Most production in pelagic systems is generated in the 'photic zone' where phytoplankton photosynthe-sise and produce the sugars necessary for life. About 70% of all carbon fixed by primary producers on the GBR originates from phytoplankton production and two thirds of this originates from organisms <2 ^m (picoplankton) in size. Phytoplankton account for about 50% of global primary production and, therefore, have a major role in cycling atmospheric CO2. In tropical waters the photic zone may reach a depth of about 150 m due to the clarity of the water column. Below this depth, phytoplankton respiration will exceed the energy derived from the generation of sugars (Fig. 14.5). The pelagic environment can be a 'bottom-up system' where the biomass of plankton and in turn that of higher trophic levels (e.g. fishes, squid and whales) depends on concentrations of nutrients (especially nitrates, nitrites and phosphates) and trace elements (e.g. iron). At other locations and times it can be a 'top-down system' controlled by herbivores and predators. For example, predators remove zooplankton grazers, relieving grazing pressure on phyto-plankton and resulting in an increase in phytoplankton biomass.
Nutrient concentrations alter according to recycling through producers and consumers (i.e. excretion) and variation in the input of new nutrients from upwelling and riverine runoff. Production cycles vary greatly by latitude. High latitude ecosystems have great variation in production and biomass of plankton from seasonal changes in day length, temperature, storms and upwelling. In contrast, tropical systems generally have low variation in productivity and biomass, and pulses in production are event driven (e.g. floods, cyclones, upwelling intrusions). Tropical systems are generally considered high turnover, low biomass systems and the waters are generally oligo-trophic (i.e. low in nutrients) and clear. Some apparent seasonality can occur in tropical waters because of increased frequency of events such as seasonal rains, which are typical of monsoonal/wet season locations. In the 'dry tropics' (e.g. the central and southern GBR) the rains are not predictable, but significant input of freshwater results during cyclone/storm events and these have a great impact on physical attributes of the pelagic environment and on planktonic assemblages and processes.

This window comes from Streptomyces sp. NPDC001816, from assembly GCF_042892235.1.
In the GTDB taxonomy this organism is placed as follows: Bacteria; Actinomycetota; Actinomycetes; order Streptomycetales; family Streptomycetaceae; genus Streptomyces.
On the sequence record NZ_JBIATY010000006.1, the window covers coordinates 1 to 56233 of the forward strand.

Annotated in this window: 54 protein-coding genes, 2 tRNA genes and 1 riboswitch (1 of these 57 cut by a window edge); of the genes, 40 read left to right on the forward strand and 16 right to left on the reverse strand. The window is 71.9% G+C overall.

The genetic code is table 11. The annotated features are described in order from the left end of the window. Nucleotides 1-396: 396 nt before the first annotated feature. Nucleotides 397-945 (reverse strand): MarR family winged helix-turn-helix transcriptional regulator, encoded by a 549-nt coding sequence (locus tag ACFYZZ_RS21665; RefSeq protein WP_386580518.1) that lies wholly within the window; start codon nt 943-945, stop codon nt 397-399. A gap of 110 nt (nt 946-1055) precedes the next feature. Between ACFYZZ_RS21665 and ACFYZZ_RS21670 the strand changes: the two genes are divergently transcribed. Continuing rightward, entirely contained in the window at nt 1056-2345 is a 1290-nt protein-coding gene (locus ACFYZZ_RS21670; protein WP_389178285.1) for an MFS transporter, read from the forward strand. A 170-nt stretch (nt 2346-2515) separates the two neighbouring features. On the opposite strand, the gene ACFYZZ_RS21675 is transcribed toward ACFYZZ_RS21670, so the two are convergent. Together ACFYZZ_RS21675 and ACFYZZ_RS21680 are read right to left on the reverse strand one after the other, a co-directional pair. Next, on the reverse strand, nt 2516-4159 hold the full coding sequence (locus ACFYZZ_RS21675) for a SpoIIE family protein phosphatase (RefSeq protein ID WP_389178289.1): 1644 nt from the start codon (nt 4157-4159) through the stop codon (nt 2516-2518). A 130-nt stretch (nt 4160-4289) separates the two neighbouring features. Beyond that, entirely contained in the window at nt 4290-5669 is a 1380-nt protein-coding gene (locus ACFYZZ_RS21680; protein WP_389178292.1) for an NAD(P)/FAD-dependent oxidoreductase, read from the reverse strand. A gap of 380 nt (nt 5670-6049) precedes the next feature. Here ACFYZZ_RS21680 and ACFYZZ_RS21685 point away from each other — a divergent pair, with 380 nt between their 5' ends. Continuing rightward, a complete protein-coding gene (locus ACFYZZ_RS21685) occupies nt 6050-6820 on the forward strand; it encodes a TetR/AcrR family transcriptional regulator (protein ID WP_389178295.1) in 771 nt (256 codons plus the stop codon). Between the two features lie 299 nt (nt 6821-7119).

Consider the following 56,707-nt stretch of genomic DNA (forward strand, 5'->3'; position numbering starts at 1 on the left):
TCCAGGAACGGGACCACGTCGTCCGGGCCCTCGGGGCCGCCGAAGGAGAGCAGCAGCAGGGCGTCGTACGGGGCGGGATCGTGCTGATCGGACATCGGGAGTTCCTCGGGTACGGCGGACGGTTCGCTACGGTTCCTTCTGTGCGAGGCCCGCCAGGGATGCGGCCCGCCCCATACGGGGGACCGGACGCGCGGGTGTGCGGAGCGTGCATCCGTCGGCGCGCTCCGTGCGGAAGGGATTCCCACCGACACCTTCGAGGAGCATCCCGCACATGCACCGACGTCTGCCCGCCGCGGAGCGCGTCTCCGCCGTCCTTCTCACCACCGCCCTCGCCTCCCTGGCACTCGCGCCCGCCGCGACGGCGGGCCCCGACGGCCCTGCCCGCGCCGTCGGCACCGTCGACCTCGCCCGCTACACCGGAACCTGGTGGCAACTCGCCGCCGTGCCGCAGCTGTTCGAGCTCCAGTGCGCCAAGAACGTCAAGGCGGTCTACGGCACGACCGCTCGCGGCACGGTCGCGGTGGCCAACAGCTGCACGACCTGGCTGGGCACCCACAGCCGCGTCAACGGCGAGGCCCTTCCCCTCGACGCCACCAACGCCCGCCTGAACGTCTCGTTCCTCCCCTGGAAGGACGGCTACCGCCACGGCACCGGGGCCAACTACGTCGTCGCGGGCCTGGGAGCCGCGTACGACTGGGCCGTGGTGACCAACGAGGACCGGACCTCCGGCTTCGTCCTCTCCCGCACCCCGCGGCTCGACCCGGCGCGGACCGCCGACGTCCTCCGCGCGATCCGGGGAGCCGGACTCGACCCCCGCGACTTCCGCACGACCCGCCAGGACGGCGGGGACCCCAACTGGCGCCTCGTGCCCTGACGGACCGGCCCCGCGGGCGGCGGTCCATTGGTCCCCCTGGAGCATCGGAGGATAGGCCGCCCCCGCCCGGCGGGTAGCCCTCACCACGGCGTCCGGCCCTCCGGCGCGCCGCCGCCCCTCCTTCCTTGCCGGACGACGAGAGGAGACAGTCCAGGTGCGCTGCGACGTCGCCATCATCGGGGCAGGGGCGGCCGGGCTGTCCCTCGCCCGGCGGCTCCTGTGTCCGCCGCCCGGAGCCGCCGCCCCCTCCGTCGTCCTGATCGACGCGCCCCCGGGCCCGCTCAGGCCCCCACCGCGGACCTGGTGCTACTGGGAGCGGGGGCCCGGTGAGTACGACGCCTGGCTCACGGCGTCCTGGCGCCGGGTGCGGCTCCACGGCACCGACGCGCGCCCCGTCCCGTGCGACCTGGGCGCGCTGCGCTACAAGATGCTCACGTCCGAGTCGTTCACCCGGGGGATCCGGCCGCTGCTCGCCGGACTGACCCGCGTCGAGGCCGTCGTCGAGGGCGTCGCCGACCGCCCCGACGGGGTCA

Upwelling of cold, nutrient rich, deep ocean water has a great influence on pelagic systems and it is the reason that temperate regions off the coast of Peru, the west coast of North America, and South Africa have green waters from phytoplankton growth and a wealth of consumers from copepods and krill to whales. As a result, these are the sites of some of the great fisheries of the world (e.g. Peruvian anchovy). The upwelling of nutrient rich waters into the photic zone is determined by currents, wind and topography.
Upwelling brings nutrients
* Examples of trophic linkages B w > Connectivity - eggs and larvae dispersed between reefs
Figure 14.5 Tropical pelagic food chain showing plankton as an important source of food for pelagic nekton and reef associated species such as planktivorous invertebrates and fishes. Demersal zooplankton migrate from reefs and other substratum into the water column at night. Input of freshwater, upwelling and cyclones are factors that influence nutrient availability and growth of phytoplankton. (Image: GBRMPA.)
Tropical waters are generally considered oligotrophic and Charles Darwin considered this a great paradox given the wealth and diversity of life in tropical waters. There is regionalised and sporadic upwelling along the shelf of the GBR, but this is poorly understood. It is clearly not as great as in some temperate regions, but is of great potential importance to the tro-pho-dynamics of reef and inter-reefal habitats. Cool upwelled waters, and therefore high density waters, often hug the bottom rather than emerging at the surface. They immerse deep inter-reefal assemblages in nutrient rich waters. Phytoplankton thrive in these conditions and ultimately disperse throughout the water column to support a diversity of consumers. On some occasions, upwelling intrusions, probably driven by winds, can almost extend across the entire shelf of the GBR.
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